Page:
Virtuoso Legal has become an ACID (Anti Copying in Design) legal affiliate team.
With offices in both Yorkshire and London, the specialist intellectual property firm will be providing advice to those working in the creative industries that wish to know how to identify their IP rights and protect their work.
A not-for-profit, membership trade organisation, ACID aims to help designers in the UK understand IP law in relation to their IP rights, ultimately helping them to protect their ideas and creations.
CEO Dids Macdonald OBE, has recognised that design theft has been a problem for many small design companies and independent creatives in the UK, which inspired the idea and motivation to create a roundtable of designers which evolved into ACID.
Today, ACID represents thousands of designers and provides education and training through seminars and workshops, while offering assistance to those exhibiting at trade shows. ACID Action successfully lobbies the government for improvements to IP and design law to provide designers and manufacturers with greater protection.
As part of Virtuoso Legal’s involvement with ACID, Virtuoso Legal’s IP experts will be offering free initial advice to ACID members and prospective members, helping them to identify and secure their IP needs, as well as protect their most important assets.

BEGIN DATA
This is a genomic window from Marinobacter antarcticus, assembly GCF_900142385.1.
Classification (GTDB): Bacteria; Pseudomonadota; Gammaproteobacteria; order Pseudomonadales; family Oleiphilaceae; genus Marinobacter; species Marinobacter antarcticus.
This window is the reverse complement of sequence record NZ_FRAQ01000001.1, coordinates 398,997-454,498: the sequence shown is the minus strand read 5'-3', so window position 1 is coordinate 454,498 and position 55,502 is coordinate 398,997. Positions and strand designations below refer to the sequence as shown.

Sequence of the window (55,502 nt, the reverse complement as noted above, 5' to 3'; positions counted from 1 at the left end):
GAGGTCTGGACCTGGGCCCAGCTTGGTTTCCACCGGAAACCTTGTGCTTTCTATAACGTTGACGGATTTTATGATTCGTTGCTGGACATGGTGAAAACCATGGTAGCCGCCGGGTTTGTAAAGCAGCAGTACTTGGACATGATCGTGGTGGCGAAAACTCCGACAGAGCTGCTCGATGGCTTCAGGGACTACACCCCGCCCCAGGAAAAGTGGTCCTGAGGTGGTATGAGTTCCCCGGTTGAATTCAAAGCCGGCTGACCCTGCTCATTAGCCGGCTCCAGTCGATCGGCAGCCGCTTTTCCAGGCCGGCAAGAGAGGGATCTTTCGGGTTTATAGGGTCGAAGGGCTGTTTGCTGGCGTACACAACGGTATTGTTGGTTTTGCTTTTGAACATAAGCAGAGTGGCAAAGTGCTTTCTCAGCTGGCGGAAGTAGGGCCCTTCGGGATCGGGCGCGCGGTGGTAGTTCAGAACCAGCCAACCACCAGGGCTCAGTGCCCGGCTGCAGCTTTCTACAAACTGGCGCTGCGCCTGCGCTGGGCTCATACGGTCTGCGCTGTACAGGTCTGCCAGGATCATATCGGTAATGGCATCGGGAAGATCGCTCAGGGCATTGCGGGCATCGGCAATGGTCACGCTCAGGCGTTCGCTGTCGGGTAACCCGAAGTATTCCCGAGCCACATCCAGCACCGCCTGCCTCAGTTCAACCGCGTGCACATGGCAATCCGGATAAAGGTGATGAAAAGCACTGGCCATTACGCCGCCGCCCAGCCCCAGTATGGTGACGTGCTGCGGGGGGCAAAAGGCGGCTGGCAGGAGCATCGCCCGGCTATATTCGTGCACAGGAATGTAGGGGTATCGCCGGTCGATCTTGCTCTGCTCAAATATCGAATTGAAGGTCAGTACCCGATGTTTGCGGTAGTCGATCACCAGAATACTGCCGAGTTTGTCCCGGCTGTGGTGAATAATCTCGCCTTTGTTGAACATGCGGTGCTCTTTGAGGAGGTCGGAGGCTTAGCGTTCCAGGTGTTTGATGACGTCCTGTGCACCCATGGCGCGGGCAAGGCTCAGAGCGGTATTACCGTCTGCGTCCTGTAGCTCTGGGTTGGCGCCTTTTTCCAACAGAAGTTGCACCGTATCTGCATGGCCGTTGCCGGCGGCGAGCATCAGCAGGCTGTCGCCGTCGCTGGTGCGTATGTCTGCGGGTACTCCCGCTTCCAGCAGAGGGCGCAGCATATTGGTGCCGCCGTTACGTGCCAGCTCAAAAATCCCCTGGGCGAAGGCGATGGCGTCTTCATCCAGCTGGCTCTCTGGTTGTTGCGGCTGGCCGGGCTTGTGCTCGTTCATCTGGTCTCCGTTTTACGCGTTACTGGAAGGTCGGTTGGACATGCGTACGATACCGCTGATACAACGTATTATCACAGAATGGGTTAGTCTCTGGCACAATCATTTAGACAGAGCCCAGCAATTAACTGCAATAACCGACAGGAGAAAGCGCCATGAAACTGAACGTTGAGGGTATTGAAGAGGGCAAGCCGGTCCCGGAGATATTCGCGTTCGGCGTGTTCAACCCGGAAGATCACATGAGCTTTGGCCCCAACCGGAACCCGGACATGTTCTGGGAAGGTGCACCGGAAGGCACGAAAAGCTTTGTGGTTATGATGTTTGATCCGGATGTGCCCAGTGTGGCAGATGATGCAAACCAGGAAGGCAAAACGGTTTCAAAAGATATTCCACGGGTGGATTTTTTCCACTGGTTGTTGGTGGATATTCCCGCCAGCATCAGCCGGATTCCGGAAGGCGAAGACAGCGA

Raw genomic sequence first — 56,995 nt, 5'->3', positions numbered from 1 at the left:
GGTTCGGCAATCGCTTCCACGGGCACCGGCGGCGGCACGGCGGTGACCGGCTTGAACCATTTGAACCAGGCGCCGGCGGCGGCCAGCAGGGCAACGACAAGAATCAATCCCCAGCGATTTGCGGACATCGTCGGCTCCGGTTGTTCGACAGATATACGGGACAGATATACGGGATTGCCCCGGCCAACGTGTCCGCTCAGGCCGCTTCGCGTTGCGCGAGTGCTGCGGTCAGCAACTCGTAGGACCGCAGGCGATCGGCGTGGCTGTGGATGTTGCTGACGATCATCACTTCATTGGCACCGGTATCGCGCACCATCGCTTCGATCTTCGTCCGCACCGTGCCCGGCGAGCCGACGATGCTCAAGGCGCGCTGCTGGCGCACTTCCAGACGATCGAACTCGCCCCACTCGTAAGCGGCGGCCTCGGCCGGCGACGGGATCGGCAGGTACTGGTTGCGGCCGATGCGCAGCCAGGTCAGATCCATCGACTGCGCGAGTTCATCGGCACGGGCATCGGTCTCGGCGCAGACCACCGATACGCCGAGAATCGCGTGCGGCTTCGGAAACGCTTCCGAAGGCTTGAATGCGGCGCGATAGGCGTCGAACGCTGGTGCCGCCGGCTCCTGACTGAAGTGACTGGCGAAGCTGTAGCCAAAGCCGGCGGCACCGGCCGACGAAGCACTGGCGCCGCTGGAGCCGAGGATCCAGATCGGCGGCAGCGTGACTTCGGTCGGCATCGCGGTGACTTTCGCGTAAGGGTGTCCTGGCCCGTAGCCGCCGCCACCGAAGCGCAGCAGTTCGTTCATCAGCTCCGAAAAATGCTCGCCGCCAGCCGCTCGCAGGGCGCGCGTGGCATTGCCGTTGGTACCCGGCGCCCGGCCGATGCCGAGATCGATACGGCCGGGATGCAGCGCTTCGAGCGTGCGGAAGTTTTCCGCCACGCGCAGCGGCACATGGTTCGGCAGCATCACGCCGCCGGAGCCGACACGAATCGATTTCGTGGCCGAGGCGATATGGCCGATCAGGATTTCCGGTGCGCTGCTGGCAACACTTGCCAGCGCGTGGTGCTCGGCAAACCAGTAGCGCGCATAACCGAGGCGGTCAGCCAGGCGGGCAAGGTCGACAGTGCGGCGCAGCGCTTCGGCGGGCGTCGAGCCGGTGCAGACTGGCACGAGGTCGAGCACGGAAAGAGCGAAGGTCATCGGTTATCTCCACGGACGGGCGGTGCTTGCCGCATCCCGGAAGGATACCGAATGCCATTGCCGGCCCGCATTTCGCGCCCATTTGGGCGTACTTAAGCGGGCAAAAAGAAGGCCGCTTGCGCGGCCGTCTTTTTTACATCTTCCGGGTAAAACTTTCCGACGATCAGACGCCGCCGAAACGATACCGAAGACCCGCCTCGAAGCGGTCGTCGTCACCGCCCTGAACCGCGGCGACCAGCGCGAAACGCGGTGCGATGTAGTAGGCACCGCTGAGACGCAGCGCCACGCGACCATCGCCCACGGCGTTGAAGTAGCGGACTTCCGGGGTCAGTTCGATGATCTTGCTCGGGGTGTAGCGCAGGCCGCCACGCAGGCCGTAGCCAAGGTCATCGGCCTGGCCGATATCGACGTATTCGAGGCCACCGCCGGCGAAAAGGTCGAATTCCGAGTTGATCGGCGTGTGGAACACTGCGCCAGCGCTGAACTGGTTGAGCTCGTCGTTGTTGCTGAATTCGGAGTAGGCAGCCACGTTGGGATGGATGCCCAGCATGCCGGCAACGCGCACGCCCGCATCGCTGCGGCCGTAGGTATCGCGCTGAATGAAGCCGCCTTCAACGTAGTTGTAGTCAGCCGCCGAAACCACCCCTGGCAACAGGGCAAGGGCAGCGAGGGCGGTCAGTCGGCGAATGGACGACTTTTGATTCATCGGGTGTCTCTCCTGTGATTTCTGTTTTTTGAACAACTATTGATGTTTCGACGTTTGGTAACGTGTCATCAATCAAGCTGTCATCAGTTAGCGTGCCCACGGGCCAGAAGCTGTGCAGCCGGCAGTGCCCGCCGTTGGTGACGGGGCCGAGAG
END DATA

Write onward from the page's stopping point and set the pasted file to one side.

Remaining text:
Philip Partington, a senior solicitor at Virtuoso Legal, said: “Sadly for many of the UK’s creatives, the story of David and Goliath rings too true. There are some 350,000 designers in the UK, most of which are SMEs, and we hear of so many cases where designs and work are ripped off by larger companies. In such instances, small design companies and independent creatives can feel powerless – but they can, and must, fight back.
“We’ve always been a nation of creatives and it’s vital we protect this industry and enable it to thrive not only in the UK but internationally too. The law is there to protect designers’ ideas, work, reputation and business – and together with ACID, we’re determined to help eradicate design theft.”